This, upon Return of the Lords from the King, was presently reported to the House, by the Lord Privy Seal; and Ordered, These Lines to go out with the King's Letter, if any Copies of the Letter were desired.
Committee who waited on the King concerning this Business.
The L. Privy Seal.
E. of Bath.
E. of Essex.
E. of Dorsett.
E. of Sarum.
E. of Warwicke.
E. of Cambridge.
E. of March.
L. Viscount Say & Seale.
Commons acquainted with the Committee being appointed for opening Foreign Letters.
After this, the House was adjourned during Pleasure; and the Lords went into the Painted Chamber, to let the Commons know the Names of those Lords as this House hath appointed to open and peruse the Letters, with Sir Henry Vane; which being done, the House was resumed.
The House was adjourned during Pleasure, and turned into a Committee; and the Bill of Subsidies was read and debated. The House being resumed, it was Ordered, The Bill should be reported to the House, fit to pass as it is.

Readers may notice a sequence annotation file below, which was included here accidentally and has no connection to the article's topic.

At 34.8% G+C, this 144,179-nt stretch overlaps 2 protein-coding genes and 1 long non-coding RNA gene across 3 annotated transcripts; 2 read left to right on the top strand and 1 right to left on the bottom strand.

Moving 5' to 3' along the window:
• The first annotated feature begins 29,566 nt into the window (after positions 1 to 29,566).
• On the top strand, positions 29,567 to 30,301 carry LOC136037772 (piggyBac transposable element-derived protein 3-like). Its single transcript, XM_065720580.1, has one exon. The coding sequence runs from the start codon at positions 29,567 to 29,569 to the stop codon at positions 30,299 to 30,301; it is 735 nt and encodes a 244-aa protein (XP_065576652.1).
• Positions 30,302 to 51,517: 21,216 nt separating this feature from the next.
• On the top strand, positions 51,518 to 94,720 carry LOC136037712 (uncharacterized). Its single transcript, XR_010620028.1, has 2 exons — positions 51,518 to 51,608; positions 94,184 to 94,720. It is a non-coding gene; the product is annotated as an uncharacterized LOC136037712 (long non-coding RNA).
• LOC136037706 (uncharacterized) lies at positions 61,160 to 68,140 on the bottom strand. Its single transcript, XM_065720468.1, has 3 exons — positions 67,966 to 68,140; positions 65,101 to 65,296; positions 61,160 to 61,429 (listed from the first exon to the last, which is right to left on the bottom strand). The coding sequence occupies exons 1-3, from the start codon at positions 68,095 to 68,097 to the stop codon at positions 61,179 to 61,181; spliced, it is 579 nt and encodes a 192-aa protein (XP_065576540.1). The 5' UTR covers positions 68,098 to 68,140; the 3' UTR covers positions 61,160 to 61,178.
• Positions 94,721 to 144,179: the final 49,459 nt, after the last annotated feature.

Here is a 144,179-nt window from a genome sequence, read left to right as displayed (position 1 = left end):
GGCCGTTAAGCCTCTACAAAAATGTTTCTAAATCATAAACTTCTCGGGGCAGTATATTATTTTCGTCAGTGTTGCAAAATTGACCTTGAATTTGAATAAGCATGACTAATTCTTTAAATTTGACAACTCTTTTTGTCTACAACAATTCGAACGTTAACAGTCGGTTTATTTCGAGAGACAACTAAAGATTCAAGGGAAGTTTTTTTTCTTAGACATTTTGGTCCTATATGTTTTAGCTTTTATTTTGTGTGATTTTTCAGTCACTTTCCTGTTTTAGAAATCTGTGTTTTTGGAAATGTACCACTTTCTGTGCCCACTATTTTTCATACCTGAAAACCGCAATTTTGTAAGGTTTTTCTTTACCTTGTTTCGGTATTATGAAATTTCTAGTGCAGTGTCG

Order of the H. C. concerning 80000£. Part of 110000£. from the City of London.
Confirmed by the Lords.
"Whereas it was this Day Ordered, by the Commons now assembled in Parliament, That the Lord Mayor of London be intreated from their House, that Fourscore Thousand Pounds, of the Sixscore promised to be advanced by the City, be paid in by Friday next; and that a Place be appointed where the Earl of Warwicke and Sir William Udall may resort for the receiving thereof; and that the Money shall be paid to them proportionably, videlicet, for every Five Thousand Pounds to Sir William Udall, to pay Three Thousand Pounds to the Earl of Warwicke; and so proportionably, until the Eighty Thousand Pounds be paid in. And the Lord Mayor to be further desired that all possible Diligence be used for bringing in of the other Forty Thousand Pounds:" It was this Day Ordered, by the Lords Spiritual and Temporal in this present Parliament assembled, That this Order is approved of, and made an Order of this House.